Yesterday a final trailer for Harry Potter spin-off Fantastic Beasts and Where To Find Them arrived, and amid all the excitement (and clue-hunting) you’d have been forgiven for not noticing that a new poster had also been released. Be fair to yourself – posters aren’t as interesting as actual footage.

Or so we’d usually think. Because while looking at the new poster, we were struck by the fact that it contained something we’d seen recently before, a pattern that had appeared in a previous Fantastic Beasts poster and could have ties to the wider Harry Potter universe.

Of course, it could just be a coincidence that we’re wasting your time and ours on. But then, is time spent speculating about Harry Potter theories ever really wasted? We think not... 

So. See the hole in the building in the top right of the new poster? Well, that looks very similar to damage seen in this earlier poster (below), in which Newt Scamander is looking over the New York skyline (it’s not the same building, incidentally, which you can tell from the direction of the hole and the different buildings around it).

Interesting, right? But there’s more – those two jagged shapes in turn bear a slight resemblance to the overall symbol of the Harry Potter franchise, a jagged lightning bolt, as seen on Harry’s scar and in the film series’ logo. Boom. Cross-platform synchronicity.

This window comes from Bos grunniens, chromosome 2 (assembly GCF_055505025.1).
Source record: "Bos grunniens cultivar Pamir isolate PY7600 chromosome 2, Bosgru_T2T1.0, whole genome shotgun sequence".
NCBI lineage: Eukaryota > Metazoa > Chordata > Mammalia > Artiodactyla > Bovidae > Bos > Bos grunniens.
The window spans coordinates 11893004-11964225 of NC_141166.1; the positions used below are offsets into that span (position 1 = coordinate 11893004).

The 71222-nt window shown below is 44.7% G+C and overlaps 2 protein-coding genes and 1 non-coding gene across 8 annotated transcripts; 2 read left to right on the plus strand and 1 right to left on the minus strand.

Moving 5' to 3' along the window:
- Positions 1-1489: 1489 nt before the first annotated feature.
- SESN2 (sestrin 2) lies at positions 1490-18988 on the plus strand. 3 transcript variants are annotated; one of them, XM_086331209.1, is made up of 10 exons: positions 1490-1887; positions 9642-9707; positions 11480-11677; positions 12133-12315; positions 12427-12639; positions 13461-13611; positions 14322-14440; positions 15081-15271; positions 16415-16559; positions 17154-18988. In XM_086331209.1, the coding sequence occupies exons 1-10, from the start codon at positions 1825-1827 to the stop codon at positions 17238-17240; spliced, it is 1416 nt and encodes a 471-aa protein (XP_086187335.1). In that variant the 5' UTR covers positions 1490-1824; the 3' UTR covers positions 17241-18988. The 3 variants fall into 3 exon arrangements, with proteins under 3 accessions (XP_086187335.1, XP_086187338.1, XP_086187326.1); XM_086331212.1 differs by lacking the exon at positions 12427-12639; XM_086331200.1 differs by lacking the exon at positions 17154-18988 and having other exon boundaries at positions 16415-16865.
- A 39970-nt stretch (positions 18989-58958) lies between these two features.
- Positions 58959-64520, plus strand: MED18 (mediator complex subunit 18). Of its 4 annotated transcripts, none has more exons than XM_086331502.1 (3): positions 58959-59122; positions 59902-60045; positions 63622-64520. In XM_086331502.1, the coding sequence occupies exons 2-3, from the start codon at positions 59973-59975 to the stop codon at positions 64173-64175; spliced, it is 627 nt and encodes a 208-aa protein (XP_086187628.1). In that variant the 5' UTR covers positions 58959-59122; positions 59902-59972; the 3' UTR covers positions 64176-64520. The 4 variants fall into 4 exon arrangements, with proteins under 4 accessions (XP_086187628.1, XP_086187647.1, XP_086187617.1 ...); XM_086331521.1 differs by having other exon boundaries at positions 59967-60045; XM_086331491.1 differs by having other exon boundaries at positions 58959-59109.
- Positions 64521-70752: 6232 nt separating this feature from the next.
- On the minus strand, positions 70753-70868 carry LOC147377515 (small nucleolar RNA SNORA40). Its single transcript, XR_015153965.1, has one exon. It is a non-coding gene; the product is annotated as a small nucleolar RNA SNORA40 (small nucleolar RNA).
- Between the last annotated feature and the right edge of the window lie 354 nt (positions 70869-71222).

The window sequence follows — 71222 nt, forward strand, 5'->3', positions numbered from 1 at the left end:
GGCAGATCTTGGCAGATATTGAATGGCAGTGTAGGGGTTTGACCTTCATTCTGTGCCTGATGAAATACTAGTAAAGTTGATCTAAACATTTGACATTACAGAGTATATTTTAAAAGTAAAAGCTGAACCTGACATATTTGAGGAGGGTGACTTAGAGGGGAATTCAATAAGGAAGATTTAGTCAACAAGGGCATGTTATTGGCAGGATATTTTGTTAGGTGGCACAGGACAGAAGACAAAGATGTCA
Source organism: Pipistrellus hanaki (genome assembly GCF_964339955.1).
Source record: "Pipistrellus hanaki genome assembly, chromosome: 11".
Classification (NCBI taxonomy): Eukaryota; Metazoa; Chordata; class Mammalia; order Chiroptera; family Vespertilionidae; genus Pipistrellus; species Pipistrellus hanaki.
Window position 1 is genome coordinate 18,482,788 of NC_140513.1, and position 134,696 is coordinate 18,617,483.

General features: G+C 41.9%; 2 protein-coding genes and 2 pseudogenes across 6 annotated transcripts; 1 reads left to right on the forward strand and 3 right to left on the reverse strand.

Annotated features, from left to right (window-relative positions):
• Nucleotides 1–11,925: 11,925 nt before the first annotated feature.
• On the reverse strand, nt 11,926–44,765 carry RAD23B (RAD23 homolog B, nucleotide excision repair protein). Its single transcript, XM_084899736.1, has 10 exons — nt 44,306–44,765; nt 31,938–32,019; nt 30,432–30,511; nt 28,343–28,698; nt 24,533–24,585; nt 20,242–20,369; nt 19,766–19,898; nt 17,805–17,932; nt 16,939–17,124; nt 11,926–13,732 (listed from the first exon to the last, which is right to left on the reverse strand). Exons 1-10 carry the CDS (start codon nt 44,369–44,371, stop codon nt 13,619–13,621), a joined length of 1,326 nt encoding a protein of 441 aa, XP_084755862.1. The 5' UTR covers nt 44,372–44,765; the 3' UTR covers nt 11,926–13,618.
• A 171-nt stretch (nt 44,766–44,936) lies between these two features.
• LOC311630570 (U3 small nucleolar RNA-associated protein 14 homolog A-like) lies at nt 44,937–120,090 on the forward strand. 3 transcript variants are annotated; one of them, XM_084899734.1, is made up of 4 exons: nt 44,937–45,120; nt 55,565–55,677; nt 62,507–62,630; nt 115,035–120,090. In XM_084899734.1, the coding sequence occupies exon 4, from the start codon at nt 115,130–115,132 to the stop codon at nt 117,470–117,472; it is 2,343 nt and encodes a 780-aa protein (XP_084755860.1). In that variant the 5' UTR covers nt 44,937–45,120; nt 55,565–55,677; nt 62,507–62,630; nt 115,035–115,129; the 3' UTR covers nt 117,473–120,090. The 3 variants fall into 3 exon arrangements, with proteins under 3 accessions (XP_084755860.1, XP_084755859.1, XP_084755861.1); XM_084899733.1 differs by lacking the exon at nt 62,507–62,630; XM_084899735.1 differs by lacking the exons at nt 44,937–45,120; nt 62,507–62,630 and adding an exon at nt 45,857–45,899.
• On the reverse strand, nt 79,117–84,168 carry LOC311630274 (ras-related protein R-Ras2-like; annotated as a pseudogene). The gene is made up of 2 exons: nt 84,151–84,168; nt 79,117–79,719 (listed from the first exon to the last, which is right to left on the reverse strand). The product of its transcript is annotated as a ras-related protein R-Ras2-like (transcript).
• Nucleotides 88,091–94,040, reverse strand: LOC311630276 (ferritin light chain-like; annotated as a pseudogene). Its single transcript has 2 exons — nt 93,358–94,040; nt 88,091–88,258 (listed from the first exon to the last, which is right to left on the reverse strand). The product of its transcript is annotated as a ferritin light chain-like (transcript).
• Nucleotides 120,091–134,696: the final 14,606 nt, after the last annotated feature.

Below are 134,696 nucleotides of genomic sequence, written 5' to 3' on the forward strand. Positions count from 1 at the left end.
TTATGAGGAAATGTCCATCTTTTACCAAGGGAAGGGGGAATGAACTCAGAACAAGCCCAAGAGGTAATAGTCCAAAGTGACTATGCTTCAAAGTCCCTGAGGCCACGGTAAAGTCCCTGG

Fans of JK Rowling's works will be quick to point out that the patterns look less like Harry’s movie scar (which is basically just an “N”. Why would anyone call that a lightning bolt?) and also go in the opposite direction to the logo’s shape – but we’d be just as quick to retort that the direction would change on the other side of the buildings, and that the Potter lightning logo doesn’t look much like his scar either.

So could it be that this is some subtle way for the new films to call back to the originals, in a similar way to John Williams’ Harry Potter being remixed for the trailers?

Could it be that the holes represent the outline of some huge creature we're yet to meet, which makes this shape when it bursts out of a building or smashes into it when it flies past?

Or could it be that we’re reading too much into some simples holes in walls that just happen to look quite similar?

Your guess is (at least) as good as ours...

Fantastic Beasts and Where to Find Them will be released in the UK on 18th November